No shame

A couple weeks ago a buddy posted on social media a picture of himself holding a large brown trout with a brief caption: “No shame.”

No additional information was necessary. 

The other prop in the photo, the one in addition to the gorgeous 22-inch brown, was a spinning rod.

The fish hit a large Rapala, a wooden minnow lure. Granted, I later learned that my friend was actually fishing for muskies when the brown hit. But there was no disputing the fact he was plenty proud of his catch. He’s a die-hard fly angler so I was glad to see him going public with a lure-caught fish.

The spinning vs. fly fishing debate has been around since spinning and fly fishing have been around.

Sometimes the disdain fly anglers and spin fishermen have for each other is in good fun. Like when I pull out a spinning rod on a fishing trip and tell a struggling fly fishing buddy: “You seem to be happy simply casting. Don’t let my catching fish distract you.” 

On the flip side, my TU co-worker Chris Hunt jokingly calls me a “troglodyte” every time I send him a picture of a lure-caught trout. 

There are some for whom it is no joke. That is their prerogative, albeit one with which I don’t agree.

A versatile approach

Most Trout Unlimited anglers are fly anglers first and foremost but we welcome all who care about protecting and restoring trout and salmon and their watersheds. Gear preference is not a qualifier. And, the truth is, most trout anglers use a variety of appraoches even if they favor one method over another.

I grew up fishing with spinning gear, then entered a fly-fishing-or-nothing stage. These days, while I still lean heavily toward flies, I’m an unapologetic generalist.

My typical quiver for a trout float consists of a light dry fly rod, a medium streamer rod, a long Euro nymphing rod and an ultralight spinning rig. There are trips when I use all four. And trips when I use just one.

Countering an argument some fly purists might put forth, I find that fly fishing is usually more productive than lure fishing with spinning gear. 

During a hatch, the advantage of fly gear is clear. The same is often the case when fishing tiny streams.

On larger rivers, when trout are tight to the bank during high flows, I believe the best way to target them from a boat is with streamers, often with a strip-strip-strip-cast-strip-strip-strip approach. A good fly caster simply will have much more success putting the fly where it needs to be.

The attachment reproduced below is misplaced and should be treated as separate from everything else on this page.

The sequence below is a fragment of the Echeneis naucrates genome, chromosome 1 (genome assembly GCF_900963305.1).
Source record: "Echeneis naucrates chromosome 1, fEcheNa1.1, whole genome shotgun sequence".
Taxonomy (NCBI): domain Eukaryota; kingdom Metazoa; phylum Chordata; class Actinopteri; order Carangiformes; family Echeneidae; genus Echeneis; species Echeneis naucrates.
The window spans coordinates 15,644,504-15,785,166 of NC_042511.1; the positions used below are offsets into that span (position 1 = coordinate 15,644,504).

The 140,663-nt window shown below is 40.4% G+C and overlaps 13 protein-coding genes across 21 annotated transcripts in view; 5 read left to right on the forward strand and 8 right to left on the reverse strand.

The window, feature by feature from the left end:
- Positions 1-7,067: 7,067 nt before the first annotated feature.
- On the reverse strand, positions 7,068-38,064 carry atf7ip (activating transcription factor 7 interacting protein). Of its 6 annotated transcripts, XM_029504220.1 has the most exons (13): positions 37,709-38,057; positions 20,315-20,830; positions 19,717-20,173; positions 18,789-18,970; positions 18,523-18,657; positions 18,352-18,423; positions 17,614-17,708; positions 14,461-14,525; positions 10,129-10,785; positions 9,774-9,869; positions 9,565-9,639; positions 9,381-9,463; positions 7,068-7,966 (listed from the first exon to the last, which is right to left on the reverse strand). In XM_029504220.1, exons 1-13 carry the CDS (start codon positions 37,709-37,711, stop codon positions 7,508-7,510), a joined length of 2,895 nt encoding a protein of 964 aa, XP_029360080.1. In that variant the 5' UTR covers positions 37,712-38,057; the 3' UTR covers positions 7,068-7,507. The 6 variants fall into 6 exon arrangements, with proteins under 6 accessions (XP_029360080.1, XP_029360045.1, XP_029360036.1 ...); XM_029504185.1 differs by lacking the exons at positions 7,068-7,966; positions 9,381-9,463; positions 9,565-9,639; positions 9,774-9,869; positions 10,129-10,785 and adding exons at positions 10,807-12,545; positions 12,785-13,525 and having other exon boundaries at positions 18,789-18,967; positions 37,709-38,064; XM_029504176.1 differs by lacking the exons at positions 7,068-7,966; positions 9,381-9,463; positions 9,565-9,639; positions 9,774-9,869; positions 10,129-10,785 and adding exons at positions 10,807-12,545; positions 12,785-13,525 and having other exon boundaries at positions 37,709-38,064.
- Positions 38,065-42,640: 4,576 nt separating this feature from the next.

But there can be times, at least out here in the East, when a river stretch is just too tight for streamer fishing. If you give yourself room for a backcast you’re too close to the fish. That’s when a spinning approach comes in. It’s probably going to be tougher to make accurate casts with that minnow lure, spoon or spinner, but at least you can cast. (Always pinch barbs on lures. It will not lead to more lost fish and makes releasing fish much easier.)

Opposites attract

Interestingly, on heavily pressured waters, sometimes the most effective way to fish is to do the opposite of what everyone else is doing. On some Virginia rivers, Berkley Gulp! Minnows are popular among spin fishermen. On those rivers, a well-fished streamer can fool trout that are weary of the never-ending parade of Gulp! Minnows.

On the other hand, where regulations allow, a big lure might produce surprisingly well on a stretch of river that gets a lot of fly pressure.

The Thomas Buoyant Spoon has a rating of 4.8 out of 5 on Flies often out-perform lures but there are times when spinfishing can salvage a tough day.

Sometimes there is no rationale for what works and what doesn’t.

On two of my most recent three trips to one of my favorite Virginia rivers, tight-line nymphing worked so well there was no temptation to pull out the spinning rod. Then, on the last trip, we couldn’t buy a fish with nymphs. 

My buddy is a die-hard fly angler and he was a little hesitant when I handed him an ultralight spinning rig set up with a 3-inch Rapala. But he started casting anyway. And it didn’t take long for the lure to attract a good-sized chaser that swiped at the lure but missed.

We didn’t crush them, but we had quite a few players and put a few in the boat. Most importantly, we had fun.

“I probably need to get one of these,” he admitted.

He probably does. He won’t use it often. But when he does, he should use it with no shame.

Mark Taylor, TU’s eastern communications director, grew up with a spinning rod in his hands in rural Southern Oregon. He now lives in Roanoke, Va.

By Mark Taylor. A native of rural southern Oregon, Mark Taylor has lived in Virginia since serving a stint as a ship-based naval officer in Norfolk. He joined the TU staff in 2014 after a 20-year run as a newspaper journalist, the final 16 as the outdoors editor of the Roanoke Times. A graduate of Northwestern University, he lives in Roanoke with his wife and, when they're home from college, his twin daughters.